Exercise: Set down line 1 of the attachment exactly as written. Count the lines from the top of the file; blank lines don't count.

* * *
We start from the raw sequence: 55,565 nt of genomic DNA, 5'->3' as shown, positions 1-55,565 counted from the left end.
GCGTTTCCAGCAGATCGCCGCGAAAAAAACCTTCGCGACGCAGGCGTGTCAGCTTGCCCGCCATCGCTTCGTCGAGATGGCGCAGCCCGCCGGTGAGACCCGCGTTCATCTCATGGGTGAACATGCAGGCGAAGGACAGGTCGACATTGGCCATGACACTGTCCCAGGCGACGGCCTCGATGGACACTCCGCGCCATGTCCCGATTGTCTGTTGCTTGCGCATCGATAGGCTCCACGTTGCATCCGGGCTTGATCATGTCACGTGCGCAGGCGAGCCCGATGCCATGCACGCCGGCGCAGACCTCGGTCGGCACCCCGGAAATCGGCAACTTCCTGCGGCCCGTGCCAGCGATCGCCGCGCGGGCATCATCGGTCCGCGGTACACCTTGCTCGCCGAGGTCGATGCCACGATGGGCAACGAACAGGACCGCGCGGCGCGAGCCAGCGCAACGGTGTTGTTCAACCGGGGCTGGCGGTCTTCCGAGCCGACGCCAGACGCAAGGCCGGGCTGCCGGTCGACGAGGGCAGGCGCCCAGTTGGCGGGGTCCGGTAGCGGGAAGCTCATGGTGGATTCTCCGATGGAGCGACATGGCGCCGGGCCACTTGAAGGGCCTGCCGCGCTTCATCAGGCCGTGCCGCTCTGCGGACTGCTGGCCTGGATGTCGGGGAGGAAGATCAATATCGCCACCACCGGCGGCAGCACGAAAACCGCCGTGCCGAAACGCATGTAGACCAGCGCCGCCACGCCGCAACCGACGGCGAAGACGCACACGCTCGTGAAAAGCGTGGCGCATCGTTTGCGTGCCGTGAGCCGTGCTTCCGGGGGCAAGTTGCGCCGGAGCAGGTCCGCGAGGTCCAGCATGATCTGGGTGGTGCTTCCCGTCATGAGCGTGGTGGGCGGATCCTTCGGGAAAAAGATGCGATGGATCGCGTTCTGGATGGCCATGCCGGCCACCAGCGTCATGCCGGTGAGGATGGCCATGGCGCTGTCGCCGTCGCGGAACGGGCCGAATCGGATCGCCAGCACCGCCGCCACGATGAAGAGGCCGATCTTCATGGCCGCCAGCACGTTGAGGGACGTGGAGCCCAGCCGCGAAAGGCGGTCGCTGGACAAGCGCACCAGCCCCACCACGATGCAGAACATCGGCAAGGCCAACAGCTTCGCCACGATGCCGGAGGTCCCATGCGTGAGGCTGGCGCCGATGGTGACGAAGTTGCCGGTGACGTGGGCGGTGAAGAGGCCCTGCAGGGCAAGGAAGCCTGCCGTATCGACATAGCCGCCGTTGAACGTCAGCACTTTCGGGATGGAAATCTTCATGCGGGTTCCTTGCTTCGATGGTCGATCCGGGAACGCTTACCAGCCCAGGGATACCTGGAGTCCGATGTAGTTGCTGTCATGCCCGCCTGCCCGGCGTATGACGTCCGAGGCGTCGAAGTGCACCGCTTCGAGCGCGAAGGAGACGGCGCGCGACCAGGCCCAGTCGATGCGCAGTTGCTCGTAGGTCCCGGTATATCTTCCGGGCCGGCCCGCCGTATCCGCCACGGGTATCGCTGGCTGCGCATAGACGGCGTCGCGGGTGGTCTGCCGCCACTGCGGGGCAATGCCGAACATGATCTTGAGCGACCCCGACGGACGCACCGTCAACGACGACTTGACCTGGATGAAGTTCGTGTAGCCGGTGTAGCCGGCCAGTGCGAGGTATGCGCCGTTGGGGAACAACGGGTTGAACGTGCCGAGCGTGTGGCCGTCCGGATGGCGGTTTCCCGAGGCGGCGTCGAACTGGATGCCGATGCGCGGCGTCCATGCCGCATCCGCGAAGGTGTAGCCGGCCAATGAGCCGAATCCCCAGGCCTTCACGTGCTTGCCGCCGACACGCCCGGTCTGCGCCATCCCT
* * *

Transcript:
We start from the raw sequence: 55,565 nt of genomic DNA, 5'->3' as shown, positions 1-55,565 counted from the left end.